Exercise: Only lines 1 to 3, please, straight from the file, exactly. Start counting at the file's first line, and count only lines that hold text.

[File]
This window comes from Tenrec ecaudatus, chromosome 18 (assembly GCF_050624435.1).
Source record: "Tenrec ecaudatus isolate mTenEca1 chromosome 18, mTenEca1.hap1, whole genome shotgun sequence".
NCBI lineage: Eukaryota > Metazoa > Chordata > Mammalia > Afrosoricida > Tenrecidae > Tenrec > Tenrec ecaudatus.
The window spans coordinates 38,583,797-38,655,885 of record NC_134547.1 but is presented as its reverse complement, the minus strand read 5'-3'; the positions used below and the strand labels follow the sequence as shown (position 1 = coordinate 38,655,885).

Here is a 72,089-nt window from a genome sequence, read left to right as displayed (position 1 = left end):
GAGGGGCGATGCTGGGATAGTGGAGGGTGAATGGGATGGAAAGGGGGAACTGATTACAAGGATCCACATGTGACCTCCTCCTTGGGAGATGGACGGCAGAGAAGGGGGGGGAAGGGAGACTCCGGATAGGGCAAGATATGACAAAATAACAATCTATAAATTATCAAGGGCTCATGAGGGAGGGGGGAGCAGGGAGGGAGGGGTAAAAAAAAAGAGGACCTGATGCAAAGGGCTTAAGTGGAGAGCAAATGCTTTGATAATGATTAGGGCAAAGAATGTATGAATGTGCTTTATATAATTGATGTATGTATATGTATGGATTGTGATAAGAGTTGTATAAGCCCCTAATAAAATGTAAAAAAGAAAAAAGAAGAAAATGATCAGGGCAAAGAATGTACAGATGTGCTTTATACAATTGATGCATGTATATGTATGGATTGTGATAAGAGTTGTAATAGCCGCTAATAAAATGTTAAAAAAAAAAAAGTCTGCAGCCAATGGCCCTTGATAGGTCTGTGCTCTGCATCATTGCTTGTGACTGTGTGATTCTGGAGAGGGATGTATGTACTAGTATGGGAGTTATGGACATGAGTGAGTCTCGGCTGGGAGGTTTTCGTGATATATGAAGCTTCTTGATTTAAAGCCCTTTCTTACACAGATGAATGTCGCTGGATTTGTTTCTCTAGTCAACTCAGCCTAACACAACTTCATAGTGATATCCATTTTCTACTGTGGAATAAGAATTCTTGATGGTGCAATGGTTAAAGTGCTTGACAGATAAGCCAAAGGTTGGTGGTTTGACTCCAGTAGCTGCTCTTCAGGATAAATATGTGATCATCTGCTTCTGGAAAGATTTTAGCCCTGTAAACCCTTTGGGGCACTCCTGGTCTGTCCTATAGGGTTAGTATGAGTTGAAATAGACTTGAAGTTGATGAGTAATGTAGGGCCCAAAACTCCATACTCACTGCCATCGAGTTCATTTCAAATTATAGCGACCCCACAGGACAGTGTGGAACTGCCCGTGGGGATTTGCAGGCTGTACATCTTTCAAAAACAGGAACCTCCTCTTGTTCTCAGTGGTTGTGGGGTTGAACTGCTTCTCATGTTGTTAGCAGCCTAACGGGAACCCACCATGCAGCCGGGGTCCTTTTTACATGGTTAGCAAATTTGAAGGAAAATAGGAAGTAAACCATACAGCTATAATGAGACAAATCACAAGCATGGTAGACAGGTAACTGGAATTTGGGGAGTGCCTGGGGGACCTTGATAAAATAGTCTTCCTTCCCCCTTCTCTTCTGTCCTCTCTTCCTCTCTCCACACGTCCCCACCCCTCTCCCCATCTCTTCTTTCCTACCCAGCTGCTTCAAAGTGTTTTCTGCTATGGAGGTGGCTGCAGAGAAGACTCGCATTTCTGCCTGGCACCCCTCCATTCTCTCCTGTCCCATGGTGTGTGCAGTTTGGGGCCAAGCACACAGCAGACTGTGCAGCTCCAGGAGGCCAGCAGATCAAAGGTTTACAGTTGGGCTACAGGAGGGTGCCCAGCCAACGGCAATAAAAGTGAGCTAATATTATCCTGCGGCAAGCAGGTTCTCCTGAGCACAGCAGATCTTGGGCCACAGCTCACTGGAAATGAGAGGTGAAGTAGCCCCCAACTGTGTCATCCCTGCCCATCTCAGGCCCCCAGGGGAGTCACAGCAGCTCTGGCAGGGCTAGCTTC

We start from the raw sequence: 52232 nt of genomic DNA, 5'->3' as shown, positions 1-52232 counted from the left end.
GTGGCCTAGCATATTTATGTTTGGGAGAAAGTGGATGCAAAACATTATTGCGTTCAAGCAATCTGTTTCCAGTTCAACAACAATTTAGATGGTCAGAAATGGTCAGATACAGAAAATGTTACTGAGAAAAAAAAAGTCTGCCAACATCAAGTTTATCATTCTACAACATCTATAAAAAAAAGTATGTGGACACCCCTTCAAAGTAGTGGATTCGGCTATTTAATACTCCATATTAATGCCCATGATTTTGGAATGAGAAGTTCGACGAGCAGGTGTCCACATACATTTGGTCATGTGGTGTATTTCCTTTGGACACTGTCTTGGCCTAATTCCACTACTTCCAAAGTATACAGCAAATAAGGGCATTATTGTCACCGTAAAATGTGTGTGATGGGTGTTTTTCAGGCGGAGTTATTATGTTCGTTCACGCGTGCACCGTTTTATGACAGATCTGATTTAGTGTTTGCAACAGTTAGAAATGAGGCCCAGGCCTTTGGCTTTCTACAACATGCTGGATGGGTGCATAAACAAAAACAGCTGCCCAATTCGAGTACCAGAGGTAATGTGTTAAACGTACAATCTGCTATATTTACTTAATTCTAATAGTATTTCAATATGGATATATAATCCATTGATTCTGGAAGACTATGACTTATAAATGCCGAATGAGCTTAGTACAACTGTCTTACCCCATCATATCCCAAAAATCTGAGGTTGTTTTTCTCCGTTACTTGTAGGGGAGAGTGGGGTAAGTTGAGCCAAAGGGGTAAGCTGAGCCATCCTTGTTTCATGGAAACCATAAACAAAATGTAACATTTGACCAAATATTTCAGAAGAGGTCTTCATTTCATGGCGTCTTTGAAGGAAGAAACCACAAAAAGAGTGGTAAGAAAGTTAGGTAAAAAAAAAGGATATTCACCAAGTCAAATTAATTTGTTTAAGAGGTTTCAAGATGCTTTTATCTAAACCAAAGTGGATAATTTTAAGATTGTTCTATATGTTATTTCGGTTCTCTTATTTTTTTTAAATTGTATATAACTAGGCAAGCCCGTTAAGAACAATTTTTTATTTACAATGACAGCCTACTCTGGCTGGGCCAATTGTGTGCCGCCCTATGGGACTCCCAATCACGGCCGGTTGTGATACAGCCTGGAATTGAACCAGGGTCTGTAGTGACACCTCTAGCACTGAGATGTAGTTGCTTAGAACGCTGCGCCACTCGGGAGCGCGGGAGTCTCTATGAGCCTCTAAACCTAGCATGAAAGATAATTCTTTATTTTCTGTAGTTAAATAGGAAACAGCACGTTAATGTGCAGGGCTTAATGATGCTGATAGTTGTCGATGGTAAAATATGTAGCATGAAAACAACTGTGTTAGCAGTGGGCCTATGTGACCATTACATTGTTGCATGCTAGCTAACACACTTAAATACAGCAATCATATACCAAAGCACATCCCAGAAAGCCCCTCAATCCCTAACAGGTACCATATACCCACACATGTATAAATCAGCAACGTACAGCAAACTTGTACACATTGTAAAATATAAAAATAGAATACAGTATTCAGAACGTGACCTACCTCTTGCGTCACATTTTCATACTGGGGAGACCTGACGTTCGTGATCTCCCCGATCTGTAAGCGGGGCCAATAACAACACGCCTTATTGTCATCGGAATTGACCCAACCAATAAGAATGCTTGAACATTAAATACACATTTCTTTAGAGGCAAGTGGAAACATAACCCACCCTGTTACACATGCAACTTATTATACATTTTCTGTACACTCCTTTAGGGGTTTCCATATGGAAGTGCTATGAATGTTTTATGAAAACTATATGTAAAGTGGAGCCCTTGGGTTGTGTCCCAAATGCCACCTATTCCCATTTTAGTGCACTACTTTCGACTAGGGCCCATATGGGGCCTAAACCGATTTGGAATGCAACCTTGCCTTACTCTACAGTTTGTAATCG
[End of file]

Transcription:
This window comes from Tenrec ecaudatus, chromosome 18 (assembly GCF_050624435.1).
Source record: "Tenrec ecaudatus isolate mTenEca1 chromosome 18, mTenEca1.hap1, whole genome shotgun sequence".
NCBI lineage: Eukaryota > Metazoa > Chordata > Mammalia > Afrosoricida > Tenrecidae > Tenrec > Tenrec ecaudatus.